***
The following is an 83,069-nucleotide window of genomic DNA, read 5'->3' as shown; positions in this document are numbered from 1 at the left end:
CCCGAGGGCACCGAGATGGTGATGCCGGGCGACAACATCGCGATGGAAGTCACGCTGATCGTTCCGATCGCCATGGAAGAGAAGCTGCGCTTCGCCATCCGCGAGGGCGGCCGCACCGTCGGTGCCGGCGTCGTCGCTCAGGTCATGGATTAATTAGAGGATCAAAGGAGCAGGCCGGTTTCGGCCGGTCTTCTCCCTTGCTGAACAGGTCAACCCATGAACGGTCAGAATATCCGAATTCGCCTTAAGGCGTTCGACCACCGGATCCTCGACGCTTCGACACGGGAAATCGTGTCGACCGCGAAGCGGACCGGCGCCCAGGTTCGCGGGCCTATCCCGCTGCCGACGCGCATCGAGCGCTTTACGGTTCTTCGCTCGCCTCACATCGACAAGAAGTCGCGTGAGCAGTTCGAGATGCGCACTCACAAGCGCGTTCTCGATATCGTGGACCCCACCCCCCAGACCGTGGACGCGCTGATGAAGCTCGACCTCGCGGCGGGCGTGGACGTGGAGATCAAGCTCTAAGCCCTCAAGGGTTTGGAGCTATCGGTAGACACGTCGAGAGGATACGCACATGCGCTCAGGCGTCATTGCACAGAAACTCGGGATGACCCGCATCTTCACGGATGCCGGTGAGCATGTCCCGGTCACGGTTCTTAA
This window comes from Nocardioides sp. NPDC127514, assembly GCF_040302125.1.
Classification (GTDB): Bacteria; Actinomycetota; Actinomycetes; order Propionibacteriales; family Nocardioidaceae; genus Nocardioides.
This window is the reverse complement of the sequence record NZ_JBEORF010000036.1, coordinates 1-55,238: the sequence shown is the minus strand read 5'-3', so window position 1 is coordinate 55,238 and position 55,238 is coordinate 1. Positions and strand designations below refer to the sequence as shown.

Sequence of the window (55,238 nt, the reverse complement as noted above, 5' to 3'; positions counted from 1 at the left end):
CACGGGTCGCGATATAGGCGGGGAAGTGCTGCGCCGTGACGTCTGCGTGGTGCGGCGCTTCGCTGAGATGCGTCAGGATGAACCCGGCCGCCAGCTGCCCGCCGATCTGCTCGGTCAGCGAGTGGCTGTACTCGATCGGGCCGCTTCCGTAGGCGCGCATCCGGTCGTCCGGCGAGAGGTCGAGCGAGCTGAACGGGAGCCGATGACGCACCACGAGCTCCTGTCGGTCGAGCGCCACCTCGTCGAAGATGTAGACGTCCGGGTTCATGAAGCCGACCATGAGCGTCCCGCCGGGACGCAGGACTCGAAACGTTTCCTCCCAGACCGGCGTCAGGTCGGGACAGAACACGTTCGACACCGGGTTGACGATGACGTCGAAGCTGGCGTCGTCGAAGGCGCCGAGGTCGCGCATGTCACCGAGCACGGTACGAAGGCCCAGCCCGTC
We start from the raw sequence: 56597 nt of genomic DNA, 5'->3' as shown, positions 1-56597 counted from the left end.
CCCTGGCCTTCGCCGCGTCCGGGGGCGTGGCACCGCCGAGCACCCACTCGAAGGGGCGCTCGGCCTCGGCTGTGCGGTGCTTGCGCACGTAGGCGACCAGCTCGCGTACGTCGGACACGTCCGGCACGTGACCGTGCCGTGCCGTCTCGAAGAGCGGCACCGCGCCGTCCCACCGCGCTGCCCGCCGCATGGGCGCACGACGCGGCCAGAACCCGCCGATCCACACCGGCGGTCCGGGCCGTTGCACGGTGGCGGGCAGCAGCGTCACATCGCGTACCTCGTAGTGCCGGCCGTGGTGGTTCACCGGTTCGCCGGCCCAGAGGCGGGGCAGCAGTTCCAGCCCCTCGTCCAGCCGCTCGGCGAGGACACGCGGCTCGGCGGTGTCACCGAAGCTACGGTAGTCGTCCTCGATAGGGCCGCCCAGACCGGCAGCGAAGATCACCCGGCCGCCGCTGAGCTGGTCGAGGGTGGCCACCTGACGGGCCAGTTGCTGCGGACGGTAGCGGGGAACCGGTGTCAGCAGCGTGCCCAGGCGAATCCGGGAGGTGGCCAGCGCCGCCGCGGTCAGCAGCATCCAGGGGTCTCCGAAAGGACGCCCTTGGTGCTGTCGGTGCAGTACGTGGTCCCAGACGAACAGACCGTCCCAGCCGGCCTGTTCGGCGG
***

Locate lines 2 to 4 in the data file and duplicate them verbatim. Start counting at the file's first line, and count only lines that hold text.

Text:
CCCGAGGGCACCGAGATGGTGATGCCGGGCGACAACATCGCGATGGAAGTCACGCTGATCGTTCCGATCGCCATGGAAGAGAAGCTGCGCTTCGCCATCCGCGAGGGCGGCCGCACCGTCGGTGCCGGCGTCGTCGCTCAGGTCATGGATTAATTAGAGGATCAAAGGAGCAGGCCGGTTTCGGCCGGTCTTCTCCCTTGCTGAACAGGTCAACCCATGAACGGTCAGAATATCCGAATTCGCCTTAAGGCGTTCGACCACCGGATCCTCGACGCTTCGACACGGGAAATCGTGTCGACCGCGAAGCGGACCGGCGCCCAGGTTCGCGGGCCTATCCCGCTGCCGACGCGCATCGAGCGCTTTACGGTTCTTCGCTCGCCTCACATCGACAAGAAGTCGCGTGAGCAGTTCGAGATGCGCACTCACAAGCGCGTTCTCGATATCGTGGACCCCACCCCCCAGACCGTGGACGCGCTGATGAAGCTCGACCTCGCGGCGGGCGTGGACGTGGAGATCAAGCTCTAAGCCCTCAAGGGTTTGGAGCTATCGGTAGACACGTCGAGAGGATACGCACATGCGCTCAGGCGTCATTGCACAGAAACTCGGGATGACCCGCATCTTCACGGATGCCGGTGAGCATGTCCCGGTCACGGTTCTTAA
This window comes from Nocardioides sp. NPDC127514, assembly GCF_040302125.1.
Classification (GTDB): Bacteria; Actinomycetota; Actinomycetes; order Propionibacteriales; family Nocardioidaceae; genus Nocardioides.